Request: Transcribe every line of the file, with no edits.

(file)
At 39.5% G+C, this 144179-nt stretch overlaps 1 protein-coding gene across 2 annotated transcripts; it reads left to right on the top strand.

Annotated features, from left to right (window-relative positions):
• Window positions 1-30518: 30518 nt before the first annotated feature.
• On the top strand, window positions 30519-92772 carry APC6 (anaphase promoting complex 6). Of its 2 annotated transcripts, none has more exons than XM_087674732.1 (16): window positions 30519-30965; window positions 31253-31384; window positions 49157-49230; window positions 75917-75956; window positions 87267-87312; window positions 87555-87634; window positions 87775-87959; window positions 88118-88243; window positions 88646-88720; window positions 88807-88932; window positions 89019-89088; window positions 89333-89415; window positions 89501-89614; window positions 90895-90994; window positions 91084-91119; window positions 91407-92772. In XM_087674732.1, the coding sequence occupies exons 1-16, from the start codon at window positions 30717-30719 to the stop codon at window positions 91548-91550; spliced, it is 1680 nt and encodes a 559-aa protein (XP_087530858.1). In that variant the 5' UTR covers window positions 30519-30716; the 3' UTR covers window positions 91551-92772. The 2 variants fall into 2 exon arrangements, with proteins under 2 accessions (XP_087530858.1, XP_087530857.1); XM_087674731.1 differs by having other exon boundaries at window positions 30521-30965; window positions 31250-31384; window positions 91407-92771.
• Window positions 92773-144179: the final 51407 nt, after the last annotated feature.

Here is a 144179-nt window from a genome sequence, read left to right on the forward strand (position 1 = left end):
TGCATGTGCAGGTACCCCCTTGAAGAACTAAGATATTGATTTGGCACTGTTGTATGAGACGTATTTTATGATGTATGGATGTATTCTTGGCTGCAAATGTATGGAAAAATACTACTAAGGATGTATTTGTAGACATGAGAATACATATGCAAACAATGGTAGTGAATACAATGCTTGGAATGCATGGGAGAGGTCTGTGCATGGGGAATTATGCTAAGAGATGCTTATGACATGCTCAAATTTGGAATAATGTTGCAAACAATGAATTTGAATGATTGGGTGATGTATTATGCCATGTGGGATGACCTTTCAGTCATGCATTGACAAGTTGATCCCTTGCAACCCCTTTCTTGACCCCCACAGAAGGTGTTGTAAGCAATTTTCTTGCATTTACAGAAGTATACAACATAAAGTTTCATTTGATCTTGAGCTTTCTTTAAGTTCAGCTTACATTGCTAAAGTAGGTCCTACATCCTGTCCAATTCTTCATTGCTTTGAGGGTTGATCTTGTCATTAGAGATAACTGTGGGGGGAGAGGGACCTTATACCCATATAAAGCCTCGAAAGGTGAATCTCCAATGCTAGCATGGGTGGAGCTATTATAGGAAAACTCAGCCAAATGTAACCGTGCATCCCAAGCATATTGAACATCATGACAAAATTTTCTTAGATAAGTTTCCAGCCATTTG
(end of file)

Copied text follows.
At 39.5% G+C, this 144179-nt stretch overlaps 1 protein-coding gene across 2 annotated transcripts; it reads left to right on the top strand.

Annotated features, from left to right (window-relative positions):
• Window positions 1-30518: 30518 nt before the first annotated feature.
• On the top strand, window positions 30519-92772 carry APC6 (anaphase promoting complex 6). Of its 2 annotated transcripts, none has more exons than XM_087674732.1 (16): window positions 30519-30965; window positions 31253-31384; window positions 49157-49230; window positions 75917-75956; window positions 87267-87312; window positions 87555-87634; window positions 87775-87959; window positions 88118-88243; window positions 88646-88720; window positions 88807-88932; window positions 89019-89088; window positions 89333-89415; window positions 89501-89614; window positions 90895-90994; window positions 91084-91119; window positions 91407-92772. In XM_087674732.1, the coding sequence occupies exons 1-16, from the start codon at window positions 30717-30719 to the stop codon at window positions 91548-91550; spliced, it is 1680 nt and encodes a 559-aa protein (XP_087530858.1). In that variant the 5' UTR covers window positions 30519-30716; the 3' UTR covers window positions 91551-92772. The 2 variants fall into 2 exon arrangements, with proteins under 2 accessions (XP_087530858.1, XP_087530857.1); XM_087674731.1 differs by having other exon boundaries at window positions 30521-30965; window positions 31250-31384; window positions 91407-92771.
• Window positions 92773-144179: the final 51407 nt, after the last annotated feature.

Here is a 144179-nt window from a genome sequence, read left to right on the forward strand (position 1 = left end):
TGCATGTGCAGGTACCCCCTTGAAGAACTAAGATATTGATTTGGCACTGTTGTATGAGACGTATTTTATGATGTATGGATGTATTCTTGGCTGCAAATGTATGGAAAAATACTACTAAGGATGTATTTGTAGACATGAGAATACATATGCAAACAATGGTAGTGAATACAATGCTTGGAATGCATGGGAGAGGTCTGTGCATGGGGAATTATGCTAAGAGATGCTTATGACATGCTCAAATTTGGAATAATGTTGCAAACAATGAATTTGAATGATTGGGTGATGTATTATGCCATGTGGGATGACCTTTCAGTCATGCATTGACAAGTTGATCCCTTGCAACCCCTTTCTTGACCCCCACAGAAGGTGTTGTAAGCAATTTTCTTGCATTTACAGAAGTATACAACATAAAGTTTCATTTGATCTTGAGCTTTCTTTAAGTTCAGCTTACATTGCTAAAGTAGGTCCTACATCCTGTCCAATTCTTCATTGCTTTGAGGGTTGATCTTGTCATTAGAGATAACTGTGGGGGGAGAGGGACCTTATACCCATATAAAGCCTCGAAAGGTGAATCTCCAATGCTAGCATGGGTGGAGCTATTATAGGAAAACTCAGCCAAATGTAACCGTGCATCCCAAGCATATTGAACATCATGACAAAATTTTCTTAGATAAGTTTCCAGCCATTTG